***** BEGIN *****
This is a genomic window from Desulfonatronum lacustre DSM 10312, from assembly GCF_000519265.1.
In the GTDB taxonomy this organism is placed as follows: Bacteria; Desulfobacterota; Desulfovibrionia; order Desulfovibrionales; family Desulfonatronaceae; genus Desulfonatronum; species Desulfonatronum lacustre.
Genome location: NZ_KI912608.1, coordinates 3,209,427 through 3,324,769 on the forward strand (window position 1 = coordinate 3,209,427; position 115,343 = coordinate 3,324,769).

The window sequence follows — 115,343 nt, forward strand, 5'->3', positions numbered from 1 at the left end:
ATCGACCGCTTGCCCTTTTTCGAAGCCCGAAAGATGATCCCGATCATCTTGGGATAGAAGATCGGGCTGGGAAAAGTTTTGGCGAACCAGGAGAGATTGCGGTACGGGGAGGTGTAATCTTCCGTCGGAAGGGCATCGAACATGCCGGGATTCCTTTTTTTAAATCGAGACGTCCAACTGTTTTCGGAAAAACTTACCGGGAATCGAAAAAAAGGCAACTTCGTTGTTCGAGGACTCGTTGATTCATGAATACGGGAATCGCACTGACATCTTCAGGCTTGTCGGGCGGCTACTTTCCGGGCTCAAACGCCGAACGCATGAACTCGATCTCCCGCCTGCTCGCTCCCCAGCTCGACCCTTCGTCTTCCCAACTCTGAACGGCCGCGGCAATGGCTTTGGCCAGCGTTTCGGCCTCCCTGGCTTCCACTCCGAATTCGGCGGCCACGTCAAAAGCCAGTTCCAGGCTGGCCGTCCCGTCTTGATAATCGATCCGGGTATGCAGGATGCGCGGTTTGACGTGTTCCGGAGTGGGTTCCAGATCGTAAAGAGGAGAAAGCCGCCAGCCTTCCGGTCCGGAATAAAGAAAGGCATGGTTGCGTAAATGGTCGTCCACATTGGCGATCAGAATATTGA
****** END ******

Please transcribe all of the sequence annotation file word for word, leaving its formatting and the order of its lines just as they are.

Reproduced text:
This is a genomic window from Desulfonatronum lacustre DSM 10312, from assembly GCF_000519265.1.
In the GTDB taxonomy this organism is placed as follows: Bacteria; Desulfobacterota; Desulfovibrionia; order Desulfovibrionales; family Desulfonatronaceae; genus Desulfonatronum; species Desulfonatronum lacustre.
Genome location: NZ_KI912608.1, coordinates 3,209,427 through 3,324,769 on the forward strand (window position 1 = coordinate 3,209,427; position 115,343 = coordinate 3,324,769).

The window sequence follows — 115,343 nt, forward strand, 5'->3', positions numbered from 1 at the left end:
ATCGACCGCTTGCCCTTTTTCGAAGCCCGAAAGATGATCCCGATCATCTTGGGATAGAAGATCGGGCTGGGAAAAGTTTTGGCGAACCAGGAGAGATTGCGGTACGGGGAGGTGTAATCTTCCGTCGGAAGGGCATCGAACATGCCGGGATTCCTTTTTTTAAATCGAGACGTCCAACTGTTTTCGGAAAAACTTACCGGGAATCGAAAAAAAGGCAACTTCGTTGTTCGAGGACTCGTTGATTCATGAATACGGGAATCGCACTGACATCTTCAGGCTTGTCGGGCGGCTACTTTCCGGGCTCAAACGCCGAACGCATGAACTCGATCTCCCGCCTGCTCGCTCCCCAGCTCGACCCTTCGTCTTCCCAACTCTGAACGGCCGCGGCAATGGCTTTGGCCAGCGTTTCGGCCTCCCTGGCTTCCACTCCGAATTCGGCGGCCACGTCAAAAGCCAGTTCCAGGCTGGCCGTCCCGTCTTGATAATCGATCCGGGTATGCAGGATGCGCGGTTTGACGTGTTCCGGAGTGGGTTCCAGATCGTAAAGAGGAGAAAGCCGCCAGCCTTCCGGTCCGGAATAAAGAAAGGCATGGTTGCGTAAATGGTCGTCCACATTGGCGATCAGAATATTGA